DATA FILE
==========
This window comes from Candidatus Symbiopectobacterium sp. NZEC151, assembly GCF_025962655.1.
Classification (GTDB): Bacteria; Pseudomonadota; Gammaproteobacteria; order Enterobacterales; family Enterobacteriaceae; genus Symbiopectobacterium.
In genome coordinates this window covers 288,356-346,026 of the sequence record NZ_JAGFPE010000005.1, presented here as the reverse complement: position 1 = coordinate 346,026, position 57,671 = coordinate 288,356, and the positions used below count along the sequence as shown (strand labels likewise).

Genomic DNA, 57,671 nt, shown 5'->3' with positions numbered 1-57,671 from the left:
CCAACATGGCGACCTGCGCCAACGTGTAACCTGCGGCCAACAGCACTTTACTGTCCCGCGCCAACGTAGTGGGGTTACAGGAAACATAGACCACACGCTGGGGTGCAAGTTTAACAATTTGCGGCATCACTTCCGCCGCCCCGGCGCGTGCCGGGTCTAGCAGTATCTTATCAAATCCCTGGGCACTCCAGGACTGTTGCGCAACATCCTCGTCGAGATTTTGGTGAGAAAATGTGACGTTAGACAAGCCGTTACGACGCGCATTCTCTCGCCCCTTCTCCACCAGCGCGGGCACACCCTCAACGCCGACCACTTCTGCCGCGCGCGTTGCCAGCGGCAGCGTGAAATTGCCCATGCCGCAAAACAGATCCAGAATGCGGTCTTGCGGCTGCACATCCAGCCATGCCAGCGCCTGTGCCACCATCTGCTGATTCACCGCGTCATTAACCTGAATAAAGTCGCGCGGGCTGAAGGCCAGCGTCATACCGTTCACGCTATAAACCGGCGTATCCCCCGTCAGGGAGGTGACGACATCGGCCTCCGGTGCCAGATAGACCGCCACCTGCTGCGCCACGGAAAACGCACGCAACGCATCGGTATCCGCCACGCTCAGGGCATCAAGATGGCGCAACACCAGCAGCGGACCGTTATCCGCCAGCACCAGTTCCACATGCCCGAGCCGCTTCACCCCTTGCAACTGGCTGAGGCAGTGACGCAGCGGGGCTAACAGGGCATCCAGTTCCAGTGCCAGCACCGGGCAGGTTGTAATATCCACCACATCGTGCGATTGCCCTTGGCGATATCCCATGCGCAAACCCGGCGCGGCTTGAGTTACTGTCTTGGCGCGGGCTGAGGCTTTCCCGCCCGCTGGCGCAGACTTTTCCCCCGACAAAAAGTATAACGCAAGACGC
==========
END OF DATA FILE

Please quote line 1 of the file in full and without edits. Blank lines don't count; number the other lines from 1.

This window comes from Candidatus Symbiopectobacterium sp. NZEC151, assembly GCF_025962655.1.